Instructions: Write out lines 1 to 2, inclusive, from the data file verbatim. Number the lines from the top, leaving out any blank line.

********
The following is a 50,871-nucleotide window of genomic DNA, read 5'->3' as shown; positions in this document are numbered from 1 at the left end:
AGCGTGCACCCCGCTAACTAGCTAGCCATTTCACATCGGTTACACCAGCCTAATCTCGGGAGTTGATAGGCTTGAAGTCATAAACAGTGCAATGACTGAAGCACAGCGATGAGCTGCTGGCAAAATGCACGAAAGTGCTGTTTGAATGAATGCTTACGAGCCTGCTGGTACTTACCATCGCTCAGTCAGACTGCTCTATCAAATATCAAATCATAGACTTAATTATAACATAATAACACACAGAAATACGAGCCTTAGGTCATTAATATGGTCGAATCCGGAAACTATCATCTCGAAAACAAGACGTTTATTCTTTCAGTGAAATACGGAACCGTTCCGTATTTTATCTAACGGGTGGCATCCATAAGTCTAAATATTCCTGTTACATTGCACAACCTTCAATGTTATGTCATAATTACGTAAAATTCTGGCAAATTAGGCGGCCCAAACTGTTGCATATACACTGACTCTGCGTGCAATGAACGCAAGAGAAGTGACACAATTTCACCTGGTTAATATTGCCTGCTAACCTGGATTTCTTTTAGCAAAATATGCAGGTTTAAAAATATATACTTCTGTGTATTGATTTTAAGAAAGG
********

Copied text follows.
The following is a 50,871-nucleotide window of genomic DNA, read 5'->3' as shown; positions in this document are numbered from 1 at the left end:
AGCGTGCACCCCGCTAACTAGCTAGCCATTTCACATCGGTTACACCAGCCTAATCTCGGGAGTTGATAGGCTTGAAGTCATAAACAGTGCAATGACTGAAGCACAGCGATGAGCTGCTGGCAAAATGCACGAAAGTGCTGTTTGAATGAATGCTTACGAGCCTGCTGGTACTTACCATCGCTCAGTCAGACTGCTCTATCAAATATCAAATCATAGACTTAATTATAACATAATAACACACAGAAATACGAGCCTTAGGTCATTAATATGGTCGAATCCGGAAACTATCATCTCGAAAACAAGACGTTTATTCTTTCAGTGAAATACGGAACCGTTCCGTATTTTATCTAACGGGTGGCATCCATAAGTCTAAATATTCCTGTTACATTGCACAACCTTCAATGTTATGTCATAATTACGTAAAATTCTGGCAAATTAGGCGGCCCAAACTGTTGCATATACACTGACTCTGCGTGCAATGAACGCAAGAGAAGTGACACAATTTCACCTGGTTAATATTGCCTGCTAACCTGGATTTCTTTTAGCAAAATATGCAGGTTTAAAAATATATACTTCTGTGTATTGATTTTAAGAAAGG